In this article, we will look at everything you need to know about diving in Bikini Atoll so you are clued up during your once-in-a-lifetime opportunity visiting the nuclear fleet. Here is the why, what, who, where, when and how.

The WHY

We often get asked why Bikini Atoll is so special, other than being one of the only 3 places on earth to dive on an aircraft carrier of course. Well, the lagoon will give you a chance to dive vessels sunk during the nuclear tests of Operation Crossroads – hence the nickname “the nuclear fleet”. You will be diving on wrecks that were sunk during some of the earliest and most destructive nuclear weapon tests.

All of the ships were WW2 veterans, with some having played crucial parts in the war. The historical importance of many of these wrecks absolutely cannot be overstated. For example, the order to attack Pearl Harbour was given from the Nagato. Amazing for history buffs, but to be able to dive these pieces of history? It’s almost incomprehensible for someone who does not dive. But OH do we understand!!!! 

A last point is that some of those wrecks still need a lot of exploring. It’s estimated that only about 15% of the Saratoga has been discovered, so you could literally write diving history.

Able Test - 1st July 1946 - part of Operation Crossroads
Test Able on 1st July 1946: the first test of Operation Crossroads

The WHAT

There are 7 core wrecks which are regularly dived on our Bikini Atoll itineraries, all of which sit at around 50 metres:

  • USS Saratoga – CV-3 Aircraft carrier: The 277 metre long wreck sits upright at a maximum depth of 51 metres; her flight deck is at approx. 27 metres and the top of her superstructure is around 18 metres.
  • HIJMS Nagato – Japanese Battleship: Maximum depth – 52m / Minimum 28m.
  • USS Arkansas – BB-33 Dreadnought Battleship: Maximum depth – 55m / Minimum 26m.
  • USS Apogon – SS-308 Balao class submarine: Sits upright on sand at 50 metres; the top of her conning tower is at 44m.
  • USS Anderson – DD-411 Destroyer: Resting on her port side, on a sandy seabed at 51 metres. Minimum depth is 43m.
  • USS Lamson – Mahan class Destroyer: Sits upright at 51 metres; minimum depth is 36 metres.
  • USS Carlisle – APA-69 Gillam class transport vessel: Max depth 51m / minimum 38m.

When possible, we try to dive the SMS Prinz Eugen (a German cruiser maximum depth of 36 m/minimum 0) as it is only 30 minutes from Ebeye (departure port) but the wreck is sometimes off-limits due to US navy restrictions.

Explore, dive and experience Bikini wrecks by liveaboard with Master Liveaboards.

The WHO

Our Bikini Atoll itineraries are only for technical divers, due to the depths at which wrecks sit. The minimum and mandatory certification required is PADI Tec 50, or equivalent, with 100 logged dives and wreck diving experience.

We only provide trimix for Closed Circuit Rebreather (CCR) divers who must have normoxic trimix certification.

Rebreather diver on the Saratoga
Rebreather diver on the USS Saratoga – credit: Simon Lorenz

To get the most out of your dives in Bikini Atoll, the following certifications levels are highly recommended:

  • TDI – Advanced Nitrox & Deco Procedures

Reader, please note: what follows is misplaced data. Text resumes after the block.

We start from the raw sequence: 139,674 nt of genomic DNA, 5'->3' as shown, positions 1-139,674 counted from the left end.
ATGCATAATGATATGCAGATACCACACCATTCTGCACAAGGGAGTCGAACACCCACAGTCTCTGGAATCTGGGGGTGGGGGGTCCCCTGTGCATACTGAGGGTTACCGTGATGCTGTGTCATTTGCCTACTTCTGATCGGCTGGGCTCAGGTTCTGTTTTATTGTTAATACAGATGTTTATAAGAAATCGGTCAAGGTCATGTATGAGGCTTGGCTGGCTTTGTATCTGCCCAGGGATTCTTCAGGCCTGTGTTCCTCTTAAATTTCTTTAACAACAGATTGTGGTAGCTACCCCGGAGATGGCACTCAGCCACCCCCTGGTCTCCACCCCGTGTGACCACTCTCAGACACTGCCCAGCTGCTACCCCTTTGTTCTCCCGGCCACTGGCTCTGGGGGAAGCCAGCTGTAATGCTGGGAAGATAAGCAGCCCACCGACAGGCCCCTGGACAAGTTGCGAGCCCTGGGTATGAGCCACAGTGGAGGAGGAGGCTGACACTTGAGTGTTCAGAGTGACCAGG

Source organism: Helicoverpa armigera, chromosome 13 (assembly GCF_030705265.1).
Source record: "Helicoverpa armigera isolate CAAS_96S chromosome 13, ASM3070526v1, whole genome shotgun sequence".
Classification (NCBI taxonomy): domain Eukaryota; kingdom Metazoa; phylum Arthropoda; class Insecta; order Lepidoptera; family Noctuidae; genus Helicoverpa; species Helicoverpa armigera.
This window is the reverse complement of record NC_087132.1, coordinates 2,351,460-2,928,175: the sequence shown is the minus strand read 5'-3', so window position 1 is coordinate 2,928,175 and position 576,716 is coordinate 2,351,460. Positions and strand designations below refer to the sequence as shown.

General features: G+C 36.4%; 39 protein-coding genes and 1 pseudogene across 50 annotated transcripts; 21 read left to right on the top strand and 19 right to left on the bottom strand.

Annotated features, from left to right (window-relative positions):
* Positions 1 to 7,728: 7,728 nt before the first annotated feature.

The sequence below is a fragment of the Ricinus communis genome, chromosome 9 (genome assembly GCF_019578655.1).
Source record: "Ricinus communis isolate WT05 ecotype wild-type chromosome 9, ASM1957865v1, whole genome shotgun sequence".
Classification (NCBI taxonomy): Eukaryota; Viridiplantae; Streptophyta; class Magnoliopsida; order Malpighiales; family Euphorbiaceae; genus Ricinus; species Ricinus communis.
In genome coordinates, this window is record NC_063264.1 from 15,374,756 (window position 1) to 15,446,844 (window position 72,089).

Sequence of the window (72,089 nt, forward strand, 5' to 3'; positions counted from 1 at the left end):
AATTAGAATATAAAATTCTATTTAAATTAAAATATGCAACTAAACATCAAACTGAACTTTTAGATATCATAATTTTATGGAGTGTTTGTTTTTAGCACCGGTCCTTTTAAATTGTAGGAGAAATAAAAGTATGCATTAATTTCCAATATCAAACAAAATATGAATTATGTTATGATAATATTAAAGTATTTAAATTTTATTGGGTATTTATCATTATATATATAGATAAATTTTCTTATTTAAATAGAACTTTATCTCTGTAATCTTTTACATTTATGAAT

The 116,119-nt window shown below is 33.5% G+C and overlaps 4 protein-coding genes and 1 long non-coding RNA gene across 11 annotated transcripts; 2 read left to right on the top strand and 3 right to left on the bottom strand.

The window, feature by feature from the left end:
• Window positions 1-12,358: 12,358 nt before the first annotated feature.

• IANTD – Tech Nitrox
  • NAUI – Tech Nitrox & Deco Techniques
  • ANDI – Technical Nitrox

All guests will be asked to show their certification card(s) and record of logged dives upon check-in to the vessel as proof that they meet the mandatory dive qualifications and experience.

The WHERE

Bikini Atoll is in the Marshall Islands. Our itineraries are built around the United Airlines flight from Honolulu, Hawaii that serves both Kwajalein and Majuro. We highly recommend you use this flight to get to and from Kwajalein. We also recommend that you spend an additional night in Hawaii on either side of their trip, to ensure you are well rested for the diving ahead. 

Aerial view of Kwajelein Island and airport
Aerial view of Kwajelein Island and Bucholz Army Airfield (KWA) – credit: Matt Kieffer

When you land in Kwajelein, you will be in a military zone so it is important you follow these procedures. Once you are onboard, the journey to Bikini will be between 24 and 27 hours.

The WHEN

We operate our Bikini season from May to October. There is no monsoon or wet and dry seasons as such, but these months tend to offer better conditions as the Northeast trade winds have stopped. You can see the entire schedule and book online here.

The HOW

Because of the type of diving we offer in Bikini, it is firstly important that you meet the requirements (see above in ‘the WHO’). If you are good to go on this, we then recommend you then read the comprehensive information found on our Trip Information sheet. We know it can be a chore to read a lengthy document, but this will give you real information on how to sort your flights, what passport, visa and inoculations you need to enter the Marshall Islands. The last thing you want is being stuck somewhere because you didn’t know about “that” entry requirement. So help us help you and read this (we would even say read a few times just to be sure!)

If you are all good to go on the requirements, then our last recommendation is to have a final read on our gas & cylinder information found here. We sometimes prepare our Bikini season a year in advance and the sooner you can confirm your tanks and gas requirements, the happier it makes us – joking aside, it ensures we can provide you with what you need to enjoy these magnificent wrecks!

Equipment check on Truk Master at Bikini
Onboard getting ready to dive some of those wrecks – Credit: Simon Lorenz

Now that you know the why, what, who, where, when, and how on diving in Bikini Atoll, join us on Pacific Master.

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